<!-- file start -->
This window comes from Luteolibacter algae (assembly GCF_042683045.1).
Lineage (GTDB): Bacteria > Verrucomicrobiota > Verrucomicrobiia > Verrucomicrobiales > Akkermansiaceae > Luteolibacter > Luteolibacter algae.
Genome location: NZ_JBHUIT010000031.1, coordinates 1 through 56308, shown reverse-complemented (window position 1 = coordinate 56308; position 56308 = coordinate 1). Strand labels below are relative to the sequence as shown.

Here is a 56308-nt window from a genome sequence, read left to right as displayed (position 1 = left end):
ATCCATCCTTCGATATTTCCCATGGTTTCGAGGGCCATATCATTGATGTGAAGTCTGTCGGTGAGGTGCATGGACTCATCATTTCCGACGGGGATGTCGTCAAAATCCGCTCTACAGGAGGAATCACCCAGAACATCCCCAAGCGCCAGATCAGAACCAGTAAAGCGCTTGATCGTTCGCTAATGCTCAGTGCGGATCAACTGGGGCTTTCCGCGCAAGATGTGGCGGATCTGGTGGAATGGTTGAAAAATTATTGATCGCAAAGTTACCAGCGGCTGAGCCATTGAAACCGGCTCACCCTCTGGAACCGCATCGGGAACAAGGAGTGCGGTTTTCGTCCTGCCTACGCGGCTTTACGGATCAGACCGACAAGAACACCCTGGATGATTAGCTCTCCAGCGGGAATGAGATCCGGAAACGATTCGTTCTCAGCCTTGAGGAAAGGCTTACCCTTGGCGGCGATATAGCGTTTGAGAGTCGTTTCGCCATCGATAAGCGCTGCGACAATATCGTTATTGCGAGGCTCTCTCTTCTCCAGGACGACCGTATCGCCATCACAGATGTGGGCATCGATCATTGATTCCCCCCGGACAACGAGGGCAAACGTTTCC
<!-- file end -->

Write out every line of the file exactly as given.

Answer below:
This window comes from Luteolibacter algae (assembly GCF_042683045.1).
Lineage (GTDB): Bacteria > Verrucomicrobiota > Verrucomicrobiia > Verrucomicrobiales > Akkermansiaceae > Luteolibacter > Luteolibacter algae.
Genome location: NZ_JBHUIT010000031.1, coordinates 1 through 56308, shown reverse-complemented (window position 1 = coordinate 56308; position 56308 = coordinate 1). Strand labels below are relative to the sequence as shown.

Here is a 56308-nt window from a genome sequence, read left to right as displayed (position 1 = left end):
ATCCATCCTTCGATATTTCCCATGGTTTCGAGGGCCATATCATTGATGTGAAGTCTGTCGGTGAGGTGCATGGACTCATCATTTCCGACGGGGATGTCGTCAAAATCCGCTCTACAGGAGGAATCACCCAGAACATCCCCAAGCGCCAGATCAGAACCAGTAAAGCGCTTGATCGTTCGCTAATGCTCAGTGCGGATCAACTGGGGCTTTCCGCGCAAGATGTGGCGGATCTGGTGGAATGGTTGAAAAATTATTGATCGCAAAGTTACCAGCGGCTGAGCCATTGAAACCGGCTCACCCTCTGGAACCGCATCGGGAACAAGGAGTGCGGTTTTCGTCCTGCCTACGCGGCTTTACGGATCAGACCGACAAGAACACCCTGGATGATTAGCTCTCCAGCGGGAATGAGATCCGGAAACGATTCGTTCTCAGCCTTGAGGAAAGGCTTACCCTTGGCGGCGATATAGCGTTTGAGAGTCGTTTCGCCATCGATAAGCGCTGCGACAATATCGTTATTGCGAGGCTCTCTCTTCTCCAGGACGACCGTATCGCCATCACAGATGTGGGCATCGATCATTGATTCCCCCCGGACAACGAGGGCAAACGTTTCC